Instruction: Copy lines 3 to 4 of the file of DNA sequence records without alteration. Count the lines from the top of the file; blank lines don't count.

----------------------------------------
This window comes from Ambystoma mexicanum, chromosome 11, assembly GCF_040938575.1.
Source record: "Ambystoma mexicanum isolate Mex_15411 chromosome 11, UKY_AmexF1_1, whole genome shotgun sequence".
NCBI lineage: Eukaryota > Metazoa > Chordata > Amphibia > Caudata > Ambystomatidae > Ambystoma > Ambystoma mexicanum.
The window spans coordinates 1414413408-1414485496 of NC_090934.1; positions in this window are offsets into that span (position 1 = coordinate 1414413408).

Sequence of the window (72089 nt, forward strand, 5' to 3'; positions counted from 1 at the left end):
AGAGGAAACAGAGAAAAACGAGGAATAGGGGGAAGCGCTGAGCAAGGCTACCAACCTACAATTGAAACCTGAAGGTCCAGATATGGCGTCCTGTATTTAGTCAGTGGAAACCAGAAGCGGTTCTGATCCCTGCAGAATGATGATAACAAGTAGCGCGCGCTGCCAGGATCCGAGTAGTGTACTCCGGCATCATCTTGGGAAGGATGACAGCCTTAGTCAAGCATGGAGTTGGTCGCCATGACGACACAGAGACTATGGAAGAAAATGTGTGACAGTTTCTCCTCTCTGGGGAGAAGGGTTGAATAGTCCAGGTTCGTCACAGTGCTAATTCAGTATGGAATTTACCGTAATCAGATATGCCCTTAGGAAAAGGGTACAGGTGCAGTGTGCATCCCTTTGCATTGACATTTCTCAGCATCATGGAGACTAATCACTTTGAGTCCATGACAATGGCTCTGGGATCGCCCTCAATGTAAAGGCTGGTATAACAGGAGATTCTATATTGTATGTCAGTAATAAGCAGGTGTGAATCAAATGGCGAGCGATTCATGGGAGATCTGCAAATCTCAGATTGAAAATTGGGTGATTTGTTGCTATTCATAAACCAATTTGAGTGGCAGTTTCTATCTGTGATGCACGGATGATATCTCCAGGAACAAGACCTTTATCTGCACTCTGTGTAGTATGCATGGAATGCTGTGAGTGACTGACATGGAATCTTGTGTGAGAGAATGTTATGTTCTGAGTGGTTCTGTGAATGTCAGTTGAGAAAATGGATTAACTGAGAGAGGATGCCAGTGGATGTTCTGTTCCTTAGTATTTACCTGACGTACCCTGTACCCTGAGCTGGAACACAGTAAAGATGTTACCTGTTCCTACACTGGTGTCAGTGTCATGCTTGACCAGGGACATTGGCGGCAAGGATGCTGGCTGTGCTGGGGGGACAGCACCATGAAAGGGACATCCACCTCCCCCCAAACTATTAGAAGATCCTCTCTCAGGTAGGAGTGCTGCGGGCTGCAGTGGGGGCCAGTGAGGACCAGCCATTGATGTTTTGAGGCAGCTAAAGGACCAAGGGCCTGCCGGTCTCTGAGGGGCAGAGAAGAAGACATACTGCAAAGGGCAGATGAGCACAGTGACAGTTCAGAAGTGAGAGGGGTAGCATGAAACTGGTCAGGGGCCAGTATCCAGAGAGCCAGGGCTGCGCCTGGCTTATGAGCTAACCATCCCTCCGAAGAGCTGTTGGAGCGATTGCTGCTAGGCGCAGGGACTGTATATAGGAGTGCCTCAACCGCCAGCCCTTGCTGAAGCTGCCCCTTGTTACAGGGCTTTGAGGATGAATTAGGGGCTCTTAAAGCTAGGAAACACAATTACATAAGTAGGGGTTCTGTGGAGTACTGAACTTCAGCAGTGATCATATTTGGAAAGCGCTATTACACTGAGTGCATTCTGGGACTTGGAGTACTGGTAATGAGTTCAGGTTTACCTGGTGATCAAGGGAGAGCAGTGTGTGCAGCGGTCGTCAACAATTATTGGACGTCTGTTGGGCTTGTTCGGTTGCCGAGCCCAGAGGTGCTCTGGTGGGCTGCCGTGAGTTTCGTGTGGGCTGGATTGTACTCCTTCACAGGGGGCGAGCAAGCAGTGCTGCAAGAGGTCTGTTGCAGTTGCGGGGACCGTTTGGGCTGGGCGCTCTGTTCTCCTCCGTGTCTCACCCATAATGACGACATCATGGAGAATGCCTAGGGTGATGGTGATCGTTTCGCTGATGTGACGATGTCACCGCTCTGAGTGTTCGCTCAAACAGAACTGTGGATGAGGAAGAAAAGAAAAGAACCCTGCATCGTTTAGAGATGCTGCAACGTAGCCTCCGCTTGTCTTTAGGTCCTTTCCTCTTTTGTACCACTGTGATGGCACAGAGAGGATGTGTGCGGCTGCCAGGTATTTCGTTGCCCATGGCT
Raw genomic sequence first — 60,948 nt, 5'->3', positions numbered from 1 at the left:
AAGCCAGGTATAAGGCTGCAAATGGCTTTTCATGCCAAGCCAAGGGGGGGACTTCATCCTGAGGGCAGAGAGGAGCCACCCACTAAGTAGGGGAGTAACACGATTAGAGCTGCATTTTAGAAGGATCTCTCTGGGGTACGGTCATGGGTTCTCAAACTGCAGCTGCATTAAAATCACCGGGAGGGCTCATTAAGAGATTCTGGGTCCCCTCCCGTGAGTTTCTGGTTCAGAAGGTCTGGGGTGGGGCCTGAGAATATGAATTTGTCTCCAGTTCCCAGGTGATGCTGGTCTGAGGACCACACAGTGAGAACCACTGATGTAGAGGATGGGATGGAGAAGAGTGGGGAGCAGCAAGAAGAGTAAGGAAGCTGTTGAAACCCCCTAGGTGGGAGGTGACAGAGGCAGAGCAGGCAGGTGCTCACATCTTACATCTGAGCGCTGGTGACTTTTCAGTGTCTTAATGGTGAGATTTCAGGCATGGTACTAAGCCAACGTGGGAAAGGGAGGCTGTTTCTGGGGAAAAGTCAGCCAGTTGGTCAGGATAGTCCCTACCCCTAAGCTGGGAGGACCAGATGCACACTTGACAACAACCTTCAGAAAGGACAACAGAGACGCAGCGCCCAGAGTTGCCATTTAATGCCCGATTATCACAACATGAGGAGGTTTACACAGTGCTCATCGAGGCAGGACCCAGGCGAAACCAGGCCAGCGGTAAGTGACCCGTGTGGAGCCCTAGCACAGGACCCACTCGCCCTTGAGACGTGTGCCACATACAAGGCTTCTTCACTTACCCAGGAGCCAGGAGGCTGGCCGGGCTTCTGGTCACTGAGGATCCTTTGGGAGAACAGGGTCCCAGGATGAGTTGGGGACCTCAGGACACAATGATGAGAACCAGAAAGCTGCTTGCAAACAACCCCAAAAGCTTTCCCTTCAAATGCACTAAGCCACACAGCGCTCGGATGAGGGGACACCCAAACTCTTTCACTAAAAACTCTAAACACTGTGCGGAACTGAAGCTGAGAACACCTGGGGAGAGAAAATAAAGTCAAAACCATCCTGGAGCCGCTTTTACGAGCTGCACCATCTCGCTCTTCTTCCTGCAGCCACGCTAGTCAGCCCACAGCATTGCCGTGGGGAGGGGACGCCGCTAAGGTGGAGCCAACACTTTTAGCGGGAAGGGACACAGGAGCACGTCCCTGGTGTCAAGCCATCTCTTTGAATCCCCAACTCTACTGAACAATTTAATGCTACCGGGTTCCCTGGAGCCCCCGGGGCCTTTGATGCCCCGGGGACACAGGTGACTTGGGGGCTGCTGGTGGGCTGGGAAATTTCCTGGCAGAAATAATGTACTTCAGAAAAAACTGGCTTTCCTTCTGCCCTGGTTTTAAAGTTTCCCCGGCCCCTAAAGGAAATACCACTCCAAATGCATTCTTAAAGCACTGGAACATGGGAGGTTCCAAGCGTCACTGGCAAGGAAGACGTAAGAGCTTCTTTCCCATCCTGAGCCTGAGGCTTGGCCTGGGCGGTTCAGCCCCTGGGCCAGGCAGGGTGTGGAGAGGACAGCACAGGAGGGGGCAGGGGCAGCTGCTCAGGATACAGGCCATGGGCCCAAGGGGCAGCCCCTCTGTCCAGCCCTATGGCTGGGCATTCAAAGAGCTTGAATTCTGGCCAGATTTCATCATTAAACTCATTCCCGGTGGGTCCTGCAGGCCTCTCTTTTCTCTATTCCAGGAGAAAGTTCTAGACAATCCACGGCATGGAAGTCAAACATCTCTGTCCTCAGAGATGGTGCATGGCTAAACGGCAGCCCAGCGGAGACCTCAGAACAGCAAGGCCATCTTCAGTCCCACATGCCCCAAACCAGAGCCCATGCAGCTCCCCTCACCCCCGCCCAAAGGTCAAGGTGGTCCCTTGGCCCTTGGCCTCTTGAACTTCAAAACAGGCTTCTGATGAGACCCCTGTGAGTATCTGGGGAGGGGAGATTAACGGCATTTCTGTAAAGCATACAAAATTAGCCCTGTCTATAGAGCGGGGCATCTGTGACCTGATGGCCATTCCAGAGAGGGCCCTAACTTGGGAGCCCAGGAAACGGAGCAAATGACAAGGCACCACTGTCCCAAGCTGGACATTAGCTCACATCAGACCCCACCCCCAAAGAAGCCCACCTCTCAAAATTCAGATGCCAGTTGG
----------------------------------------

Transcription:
NCBI lineage: Eukaryota > Metazoa > Chordata > Amphibia > Caudata > Ambystomatidae > Ambystoma > Ambystoma mexicanum.
The window spans coordinates 1414413408-1414485496 of NC_090934.1; positions in this window are offsets into that span (position 1 = coordinate 1414413408).